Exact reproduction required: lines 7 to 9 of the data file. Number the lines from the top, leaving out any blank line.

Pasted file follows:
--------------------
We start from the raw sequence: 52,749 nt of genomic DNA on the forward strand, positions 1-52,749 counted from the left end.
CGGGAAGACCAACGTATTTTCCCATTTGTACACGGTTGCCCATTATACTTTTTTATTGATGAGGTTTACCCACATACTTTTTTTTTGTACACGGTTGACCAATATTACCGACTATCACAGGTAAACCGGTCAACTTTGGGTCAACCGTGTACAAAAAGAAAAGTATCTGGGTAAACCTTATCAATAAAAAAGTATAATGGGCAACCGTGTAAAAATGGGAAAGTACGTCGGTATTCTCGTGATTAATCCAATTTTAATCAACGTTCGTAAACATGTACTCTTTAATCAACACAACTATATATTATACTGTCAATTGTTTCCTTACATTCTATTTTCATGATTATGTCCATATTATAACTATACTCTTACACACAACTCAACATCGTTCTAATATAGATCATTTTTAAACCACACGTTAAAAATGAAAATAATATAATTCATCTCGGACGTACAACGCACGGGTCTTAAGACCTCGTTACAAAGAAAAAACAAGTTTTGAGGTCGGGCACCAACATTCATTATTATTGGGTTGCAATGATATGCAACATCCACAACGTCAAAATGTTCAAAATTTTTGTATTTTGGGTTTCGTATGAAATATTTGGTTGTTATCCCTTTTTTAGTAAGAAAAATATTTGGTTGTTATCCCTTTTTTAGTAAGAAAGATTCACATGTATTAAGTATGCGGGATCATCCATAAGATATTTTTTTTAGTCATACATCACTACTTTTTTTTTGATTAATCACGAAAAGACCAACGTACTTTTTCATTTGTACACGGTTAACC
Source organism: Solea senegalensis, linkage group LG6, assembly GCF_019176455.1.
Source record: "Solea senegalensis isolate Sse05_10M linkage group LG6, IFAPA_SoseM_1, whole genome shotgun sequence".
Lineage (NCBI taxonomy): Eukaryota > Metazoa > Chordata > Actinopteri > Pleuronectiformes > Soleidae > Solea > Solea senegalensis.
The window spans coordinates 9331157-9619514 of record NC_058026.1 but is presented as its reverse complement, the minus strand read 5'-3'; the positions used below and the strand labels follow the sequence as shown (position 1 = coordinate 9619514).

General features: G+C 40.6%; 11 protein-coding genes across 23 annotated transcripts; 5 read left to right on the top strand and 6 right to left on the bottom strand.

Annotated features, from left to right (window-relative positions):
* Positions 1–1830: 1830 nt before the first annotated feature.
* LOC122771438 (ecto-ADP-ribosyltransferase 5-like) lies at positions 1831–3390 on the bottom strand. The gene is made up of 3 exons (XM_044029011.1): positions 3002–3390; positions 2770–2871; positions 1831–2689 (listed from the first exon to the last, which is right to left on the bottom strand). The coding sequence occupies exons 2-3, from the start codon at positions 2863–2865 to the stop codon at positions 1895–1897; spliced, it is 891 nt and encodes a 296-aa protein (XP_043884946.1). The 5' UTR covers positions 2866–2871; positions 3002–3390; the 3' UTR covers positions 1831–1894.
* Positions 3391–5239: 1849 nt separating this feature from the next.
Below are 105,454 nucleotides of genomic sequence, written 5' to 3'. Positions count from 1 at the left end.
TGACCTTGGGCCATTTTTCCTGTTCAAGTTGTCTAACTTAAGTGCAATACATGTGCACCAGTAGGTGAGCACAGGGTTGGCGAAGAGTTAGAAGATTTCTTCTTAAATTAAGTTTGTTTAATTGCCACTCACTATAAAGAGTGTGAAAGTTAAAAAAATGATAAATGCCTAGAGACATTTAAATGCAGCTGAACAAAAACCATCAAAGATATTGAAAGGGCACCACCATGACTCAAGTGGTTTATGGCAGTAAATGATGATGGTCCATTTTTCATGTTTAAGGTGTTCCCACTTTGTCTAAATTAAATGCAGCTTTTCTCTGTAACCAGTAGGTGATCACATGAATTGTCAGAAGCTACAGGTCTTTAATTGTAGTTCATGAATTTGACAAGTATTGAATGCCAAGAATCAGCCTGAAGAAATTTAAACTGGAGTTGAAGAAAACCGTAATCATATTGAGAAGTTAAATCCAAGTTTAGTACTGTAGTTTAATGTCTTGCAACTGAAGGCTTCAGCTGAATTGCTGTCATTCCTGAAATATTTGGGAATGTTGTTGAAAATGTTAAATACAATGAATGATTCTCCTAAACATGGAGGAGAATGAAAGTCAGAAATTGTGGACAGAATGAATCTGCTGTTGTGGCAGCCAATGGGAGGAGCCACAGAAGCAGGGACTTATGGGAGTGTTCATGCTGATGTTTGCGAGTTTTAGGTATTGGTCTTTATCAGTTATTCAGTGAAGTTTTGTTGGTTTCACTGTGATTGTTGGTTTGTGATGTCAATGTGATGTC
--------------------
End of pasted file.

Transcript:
General features: G+C 40.6%; 11 protein-coding genes across 23 annotated transcripts; 5 read left to right on the top strand and 6 right to left on the bottom strand.

Annotated features, from left to right (window-relative positions):
* Positions 1–1830: 1830 nt before the first annotated feature.